by Rev. Joe Connolly
“I was above reproach when it came to justice based on the Law— blameless.” — Philippians 3:6b.
I’m afraid need to start my comments today with something I said in a sermon last month: I have to begin with a disclaimer. Rumor has it I’m a preacher and preachers tell stories. Rumor has it I’ve been known to tell a story or two and not just from the pulpit, but anytime to nearly anyone.
My problem this morning is I don’t know if I’ve told the story I am about to offer to various people— probably a hundred times— or if I’ve told it from the pulpit. I can’t remember.
I don’t think I’ve told this story from this pulpit, but if I have I apologize. My prayer is, if you’ve heard it before— and again, I’ve told it to hundreds of people probably— it won’t be too boring for you to hear it again.
On to the story— I can name the year this happened: 1961. I was twelve. I know it was 1961 because my family had just moved from a house in Brooklyn, New York where they had lived from September of 1929 through January of 1961— two generations of us— to a house in Queens, New York. For us, this house was new.
When this incident happened I was home alone in the house. I know my mother was not home because she had gone to a doctor’s appointment. I do have a brother and sister, but they were not home. I presume they were in school which makes sense because they went to a different school than I did.
Of course, it’s possible I was home because I was I sick. Did my mother keep me home from school because I was sick? I do not know. Sick or not the point is I was home— alone.
Now, that we were in a new house is a pertinent fact. My Mom had to travel 50 minutes by Subway to the old neighborhood for that doctor’s appointment.
All that having been said, if I was sick I think it is unlikely I was very sick. Why? I decided I would be productive. I decided I was going to help my mother out.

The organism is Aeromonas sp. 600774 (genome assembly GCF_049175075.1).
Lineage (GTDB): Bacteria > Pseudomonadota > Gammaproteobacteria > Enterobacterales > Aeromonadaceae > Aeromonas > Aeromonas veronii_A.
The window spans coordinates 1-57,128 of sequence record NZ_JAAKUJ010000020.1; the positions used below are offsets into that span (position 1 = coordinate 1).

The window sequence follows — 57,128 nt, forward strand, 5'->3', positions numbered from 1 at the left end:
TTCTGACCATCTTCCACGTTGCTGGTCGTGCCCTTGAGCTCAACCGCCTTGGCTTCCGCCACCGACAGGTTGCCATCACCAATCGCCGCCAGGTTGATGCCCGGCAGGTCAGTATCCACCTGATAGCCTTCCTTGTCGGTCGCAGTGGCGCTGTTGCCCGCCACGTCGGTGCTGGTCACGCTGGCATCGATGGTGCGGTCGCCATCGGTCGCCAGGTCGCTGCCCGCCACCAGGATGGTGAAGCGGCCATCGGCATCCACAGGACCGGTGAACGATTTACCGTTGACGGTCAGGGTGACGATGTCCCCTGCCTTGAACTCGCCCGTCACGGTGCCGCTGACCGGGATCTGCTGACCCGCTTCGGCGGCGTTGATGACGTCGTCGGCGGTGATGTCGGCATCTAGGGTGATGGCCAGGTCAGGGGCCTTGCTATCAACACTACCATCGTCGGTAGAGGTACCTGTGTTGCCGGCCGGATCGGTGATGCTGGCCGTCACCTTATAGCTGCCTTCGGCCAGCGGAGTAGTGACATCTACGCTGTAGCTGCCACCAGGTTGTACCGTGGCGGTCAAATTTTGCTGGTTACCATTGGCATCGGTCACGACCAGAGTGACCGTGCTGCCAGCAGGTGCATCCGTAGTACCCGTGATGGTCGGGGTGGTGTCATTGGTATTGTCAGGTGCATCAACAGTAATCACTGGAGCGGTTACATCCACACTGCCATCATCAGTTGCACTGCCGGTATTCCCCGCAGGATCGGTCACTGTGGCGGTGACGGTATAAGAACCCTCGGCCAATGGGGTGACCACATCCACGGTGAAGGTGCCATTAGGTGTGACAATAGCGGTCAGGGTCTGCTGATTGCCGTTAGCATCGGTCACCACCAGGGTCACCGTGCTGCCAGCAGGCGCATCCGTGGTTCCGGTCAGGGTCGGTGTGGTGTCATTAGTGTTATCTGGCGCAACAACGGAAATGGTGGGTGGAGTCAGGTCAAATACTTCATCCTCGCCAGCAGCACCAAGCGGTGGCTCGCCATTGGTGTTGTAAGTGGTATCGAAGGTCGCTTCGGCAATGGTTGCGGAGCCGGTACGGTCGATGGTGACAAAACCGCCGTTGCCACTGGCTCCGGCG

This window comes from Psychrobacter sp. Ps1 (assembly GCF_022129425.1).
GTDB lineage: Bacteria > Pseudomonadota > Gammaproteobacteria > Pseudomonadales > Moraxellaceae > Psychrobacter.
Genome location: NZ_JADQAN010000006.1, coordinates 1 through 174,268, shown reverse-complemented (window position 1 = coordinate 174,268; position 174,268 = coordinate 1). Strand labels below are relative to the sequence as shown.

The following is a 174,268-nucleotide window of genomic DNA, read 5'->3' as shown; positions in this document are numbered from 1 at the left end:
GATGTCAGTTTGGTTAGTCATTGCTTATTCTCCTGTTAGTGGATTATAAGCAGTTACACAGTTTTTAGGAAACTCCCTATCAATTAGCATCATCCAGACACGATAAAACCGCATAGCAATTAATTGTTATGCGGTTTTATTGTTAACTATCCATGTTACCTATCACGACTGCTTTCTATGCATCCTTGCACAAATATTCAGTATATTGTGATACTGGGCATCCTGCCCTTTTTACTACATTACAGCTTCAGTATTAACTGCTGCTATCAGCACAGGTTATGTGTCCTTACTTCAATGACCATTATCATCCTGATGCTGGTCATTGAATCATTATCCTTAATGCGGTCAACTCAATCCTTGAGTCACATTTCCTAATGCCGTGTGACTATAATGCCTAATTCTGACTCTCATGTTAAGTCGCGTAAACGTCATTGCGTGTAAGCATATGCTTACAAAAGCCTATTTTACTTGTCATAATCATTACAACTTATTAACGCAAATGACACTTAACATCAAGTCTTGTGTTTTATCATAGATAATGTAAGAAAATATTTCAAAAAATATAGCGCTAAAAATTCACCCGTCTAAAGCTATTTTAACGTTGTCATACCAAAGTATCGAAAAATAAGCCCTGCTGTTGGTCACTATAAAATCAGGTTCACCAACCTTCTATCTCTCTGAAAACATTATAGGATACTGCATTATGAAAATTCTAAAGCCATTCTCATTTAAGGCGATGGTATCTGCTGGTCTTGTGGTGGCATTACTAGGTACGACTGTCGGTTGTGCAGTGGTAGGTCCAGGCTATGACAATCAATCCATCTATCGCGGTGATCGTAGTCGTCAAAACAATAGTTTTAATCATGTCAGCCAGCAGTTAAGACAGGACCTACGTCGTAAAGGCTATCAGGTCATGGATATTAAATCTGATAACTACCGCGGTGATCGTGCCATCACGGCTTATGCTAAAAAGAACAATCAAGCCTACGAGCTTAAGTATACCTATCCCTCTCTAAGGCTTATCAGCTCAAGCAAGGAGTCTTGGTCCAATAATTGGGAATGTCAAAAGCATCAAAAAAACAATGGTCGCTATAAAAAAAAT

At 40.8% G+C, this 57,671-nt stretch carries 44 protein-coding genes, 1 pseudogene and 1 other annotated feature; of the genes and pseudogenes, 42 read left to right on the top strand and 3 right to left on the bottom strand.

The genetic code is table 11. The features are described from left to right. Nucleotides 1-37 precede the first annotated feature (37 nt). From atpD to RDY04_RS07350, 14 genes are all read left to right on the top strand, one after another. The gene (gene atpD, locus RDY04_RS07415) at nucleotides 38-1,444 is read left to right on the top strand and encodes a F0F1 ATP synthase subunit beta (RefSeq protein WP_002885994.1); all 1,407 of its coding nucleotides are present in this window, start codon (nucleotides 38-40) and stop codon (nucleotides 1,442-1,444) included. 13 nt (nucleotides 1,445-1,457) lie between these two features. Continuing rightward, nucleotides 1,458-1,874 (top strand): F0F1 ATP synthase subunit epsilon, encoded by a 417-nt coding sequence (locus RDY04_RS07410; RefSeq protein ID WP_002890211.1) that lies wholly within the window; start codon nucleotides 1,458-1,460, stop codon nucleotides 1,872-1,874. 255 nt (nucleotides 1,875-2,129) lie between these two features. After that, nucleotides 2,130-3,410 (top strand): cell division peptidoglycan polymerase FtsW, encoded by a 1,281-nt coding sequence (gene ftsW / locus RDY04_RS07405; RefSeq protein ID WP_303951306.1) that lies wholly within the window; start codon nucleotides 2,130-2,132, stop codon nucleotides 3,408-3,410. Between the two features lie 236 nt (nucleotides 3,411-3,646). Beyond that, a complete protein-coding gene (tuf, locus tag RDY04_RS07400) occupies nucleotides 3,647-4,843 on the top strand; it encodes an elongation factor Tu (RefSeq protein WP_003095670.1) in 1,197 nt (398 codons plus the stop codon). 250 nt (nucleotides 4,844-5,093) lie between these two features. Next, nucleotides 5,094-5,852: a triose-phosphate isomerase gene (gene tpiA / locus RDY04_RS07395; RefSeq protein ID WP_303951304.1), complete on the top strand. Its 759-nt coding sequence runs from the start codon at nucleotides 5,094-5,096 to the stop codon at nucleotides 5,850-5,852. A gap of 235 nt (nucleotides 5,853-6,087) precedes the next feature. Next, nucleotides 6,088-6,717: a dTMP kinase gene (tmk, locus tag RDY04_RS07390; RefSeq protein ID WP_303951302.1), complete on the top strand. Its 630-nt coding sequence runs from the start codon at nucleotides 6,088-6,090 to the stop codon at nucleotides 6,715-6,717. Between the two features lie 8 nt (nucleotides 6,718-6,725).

I decided that, while I was home alone and while she was out, I would surprise her. I would clean the bathroom, stem to stern— floors, tub, toilet.
And so, I got to work. When the floors and tub were done, I turned my attention to the toilet. For reasons now beyond me, I took the tank cover off the back top of the toilet and washed it in the tub.
Once I was satisfied it was clean, I lifted it out of the tub and moved it back toward the toilet. You, of course, do realize I was carrying a wet, slippery, heavy piece of porcelain with wet slippery hands.
I think my twelve year old brain did not quite grasp that. Just as I got near the toilet, not quite having made it, this rectangular chunk of white ceramic slipped from my grasp and shattered into hundreds of pieces on the floor.
Needless to say, when I felt the thing begin to slip, I gave up trying to hold on and let go. Therefore, both my hands were now stretched out parallel to the floor, palms down, facing the floor.
Well, there was one oddity about how that tank top shattered. My palms, as I said, faced downward. A single large shard of porcelain— which looked like a dagger about three inches long— logged itself dead center in the palm of my left hand.
I distinctly remember looking at it, amazed it was hanging there, sticking down from my palm, not falling out, just dangling. So, I did what any self confident twelve year old would do. I pulled the shard out. The wound, of course, began to bleed.
I ran to a closet, got a face cloth and pressed it very hard against my palm. Much to my surprise, the bleeding stopped. I think the piece of porcelain really was like a dagger. Had it been jagged, pulling it out would have done more damage. But it was a thin piece, narrow and smooth. So, when I extracted it, no additional damage was done.
Then, knowing my mother was at the doctor’s office, I called there. I got her on the line and explained what had happened. She handed the phone over to Doctor Gabriel Kirshenbaum— the family doctor for two generations.
With his soothing, deep resonant bass voice he calmly walked me through what had happened, what I had done in response, then assured me I would be fine. He did promise my mother would be home soon. He, in fact, gave her money for a cab so she would not have to take the Subway back home.
It was not until she walked through the door that my emotions exploded. I ran to her. I hugged her. She hugged me. And I cried and I cried and I cried.
“Why,” I asked, “why did this happen when I was trying to be helpful, when I trying to do everything right?” (Slight pause.)
We hear these words in the Letter commonly called Philippians: “I was above reproach when it came to justice based on the Law— blameless.” (Slight pause.)